April 03, 2014 // 9:00am — 11:00am
Public interest law has developed significantly in Russia over the past two decades with lawyers leading the push to enforce the civil and social rights set forth in the 1993 constitution. In light of recent government actions, the Russian courtroom has become one of the last protected areas of free speech in the country. The Jackson Foundation and the Kennan Institute convened four of Russia's leading experts to give a briefing on the current state of public interest law.
March 27, 2014 // 3:30pm — 5:00pm
The post- WWII order emerged more than sixty years ago from the Yalta conference in Crimea. Today, Crimea is again the center of a potential turning point in global security. Three experts on Ukraine discussed potential outcomes and possible options for a resolution of the current conflict.
March 21, 2014 // 10:00am — 1:00pm
У Національному університеті «Острозька академія» 21 березня відбулася наукова конференція «Що після Вільнюса: внутрішні та міжнародні наслідки Вільнюського саміту для України». Учасники розглядали внутрішні політичні процеси після Вільнюського саміту, обговорювали його безпекові та міжнародні наслідки. Завершилася конференція круглим столом, присвяченим внутрішньому та міжнародному контекстам Кримської кризи.
March 20, 2014 // 4:00pm — 5:30pm
The Russian intervention in Crimea and the ongoing tensions in Ukraine’s eastern and southern regions clearly demonstrats that the Maidan drama is far from over. The Crimea crisis undermines the stability of the post-1991 European order and is an unexpected challenge to the West, which seems to be divided and reluctant to confront Russia.What does Russia want to achieve in Ukraine? Is Crimea its ultimate goal? How should the West respond?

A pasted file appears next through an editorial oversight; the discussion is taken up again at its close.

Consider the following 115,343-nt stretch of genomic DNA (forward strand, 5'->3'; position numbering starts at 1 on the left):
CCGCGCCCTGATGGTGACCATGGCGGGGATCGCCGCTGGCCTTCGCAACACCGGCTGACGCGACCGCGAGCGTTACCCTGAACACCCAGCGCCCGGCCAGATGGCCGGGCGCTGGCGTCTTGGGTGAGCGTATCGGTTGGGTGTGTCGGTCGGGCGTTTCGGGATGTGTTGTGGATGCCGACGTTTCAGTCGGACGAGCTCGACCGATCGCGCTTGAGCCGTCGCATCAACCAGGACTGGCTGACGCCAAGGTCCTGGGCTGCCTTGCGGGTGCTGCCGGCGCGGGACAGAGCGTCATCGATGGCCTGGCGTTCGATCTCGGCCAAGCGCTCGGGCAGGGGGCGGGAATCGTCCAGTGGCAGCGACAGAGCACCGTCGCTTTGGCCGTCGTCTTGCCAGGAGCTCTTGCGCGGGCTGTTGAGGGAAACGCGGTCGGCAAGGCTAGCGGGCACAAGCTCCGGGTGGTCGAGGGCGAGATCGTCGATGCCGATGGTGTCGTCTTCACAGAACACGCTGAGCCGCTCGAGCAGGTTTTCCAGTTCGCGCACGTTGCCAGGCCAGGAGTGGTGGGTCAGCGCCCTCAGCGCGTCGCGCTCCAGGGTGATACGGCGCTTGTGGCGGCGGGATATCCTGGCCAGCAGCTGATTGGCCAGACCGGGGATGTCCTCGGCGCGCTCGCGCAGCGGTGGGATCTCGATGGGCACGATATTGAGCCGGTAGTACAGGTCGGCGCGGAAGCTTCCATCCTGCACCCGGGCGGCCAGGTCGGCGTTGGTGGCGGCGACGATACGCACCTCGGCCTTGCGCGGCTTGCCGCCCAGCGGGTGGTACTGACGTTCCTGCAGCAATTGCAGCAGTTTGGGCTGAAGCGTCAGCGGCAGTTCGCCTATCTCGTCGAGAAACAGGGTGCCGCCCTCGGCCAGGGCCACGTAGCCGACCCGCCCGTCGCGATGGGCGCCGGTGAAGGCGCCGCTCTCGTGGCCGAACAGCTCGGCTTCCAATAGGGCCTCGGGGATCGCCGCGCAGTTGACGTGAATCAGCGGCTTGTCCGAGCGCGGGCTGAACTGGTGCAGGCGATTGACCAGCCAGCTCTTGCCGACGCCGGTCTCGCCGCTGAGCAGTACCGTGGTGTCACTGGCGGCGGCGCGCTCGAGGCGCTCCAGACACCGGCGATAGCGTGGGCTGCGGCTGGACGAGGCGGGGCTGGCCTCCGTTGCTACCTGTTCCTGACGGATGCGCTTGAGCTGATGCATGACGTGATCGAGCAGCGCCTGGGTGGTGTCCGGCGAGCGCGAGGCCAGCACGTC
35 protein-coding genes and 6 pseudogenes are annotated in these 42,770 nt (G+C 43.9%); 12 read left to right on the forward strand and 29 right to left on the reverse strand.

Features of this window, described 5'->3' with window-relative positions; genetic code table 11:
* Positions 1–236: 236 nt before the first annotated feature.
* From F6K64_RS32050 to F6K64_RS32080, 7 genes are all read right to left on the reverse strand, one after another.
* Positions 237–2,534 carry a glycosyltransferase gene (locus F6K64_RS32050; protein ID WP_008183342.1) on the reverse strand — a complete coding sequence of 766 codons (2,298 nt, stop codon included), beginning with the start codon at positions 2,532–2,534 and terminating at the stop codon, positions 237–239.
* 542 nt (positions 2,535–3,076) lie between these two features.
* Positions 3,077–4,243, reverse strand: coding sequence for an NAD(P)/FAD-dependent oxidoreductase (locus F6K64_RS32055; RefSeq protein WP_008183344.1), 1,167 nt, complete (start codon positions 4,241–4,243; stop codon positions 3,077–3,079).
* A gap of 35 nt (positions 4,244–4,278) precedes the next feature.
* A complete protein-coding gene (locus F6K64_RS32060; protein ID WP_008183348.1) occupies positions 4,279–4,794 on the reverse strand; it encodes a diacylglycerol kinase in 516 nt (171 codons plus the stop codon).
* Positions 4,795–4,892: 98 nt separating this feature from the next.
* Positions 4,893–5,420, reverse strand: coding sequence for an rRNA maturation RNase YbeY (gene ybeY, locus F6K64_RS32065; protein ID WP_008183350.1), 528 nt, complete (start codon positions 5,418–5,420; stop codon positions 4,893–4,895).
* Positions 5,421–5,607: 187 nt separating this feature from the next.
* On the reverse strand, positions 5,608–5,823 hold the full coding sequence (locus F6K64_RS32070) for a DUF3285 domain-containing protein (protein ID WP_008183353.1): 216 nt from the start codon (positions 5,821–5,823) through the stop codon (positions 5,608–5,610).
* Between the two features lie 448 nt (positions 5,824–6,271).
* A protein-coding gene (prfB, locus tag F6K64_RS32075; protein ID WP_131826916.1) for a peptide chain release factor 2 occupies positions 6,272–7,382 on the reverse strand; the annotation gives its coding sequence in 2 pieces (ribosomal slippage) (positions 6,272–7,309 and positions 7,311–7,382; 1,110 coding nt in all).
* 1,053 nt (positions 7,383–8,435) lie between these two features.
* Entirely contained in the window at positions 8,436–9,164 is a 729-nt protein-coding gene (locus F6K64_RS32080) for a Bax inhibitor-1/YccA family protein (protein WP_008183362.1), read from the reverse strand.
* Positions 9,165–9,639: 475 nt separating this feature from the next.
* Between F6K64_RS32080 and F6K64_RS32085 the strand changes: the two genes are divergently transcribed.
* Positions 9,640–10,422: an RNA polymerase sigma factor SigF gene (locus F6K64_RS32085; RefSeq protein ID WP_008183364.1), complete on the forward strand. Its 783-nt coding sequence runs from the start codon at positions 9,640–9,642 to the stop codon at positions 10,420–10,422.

March 20, 2014 // 11:30am — 12:00pm
On March 24 President Obama will travel to Europe for a Nuclear Security Summit in the Netherlands, followed by a U.S.-EU Summit in Brussels on March 26. Planned agenda items for these meetings, however, are likely to be overtaken by Russia’s accession of Crimea and continuing instability in Ukraine. Wilson Center experts in nuclear security, US-EU relations, and US-Russia relations and Ukraine previewed the President’s trip in a briefing session for media.
Experts & Staff
- Matthew Rojansky // Director, Kennan Institute
- William E. Pomeranz // Deputy Director, Kennan Institute
- F. Joseph Dresen // Program Associate
- Mary Elizabeth Malinkin // Program Associate
- Izabella Tabarovsky // Manager for Regional Engagement
- Mattison Brady // Program Assistant
- Blair A. Ruble // Vice President for Programs; Director, Urban Sustainability Laboratory; and Senior Advisor, Kennan Institute
- Kateryna Smagliy // Director, Kennan Institute in Ukraine
- Nina Rozhanovskaya // Coordinator and Academic Liaison in Russia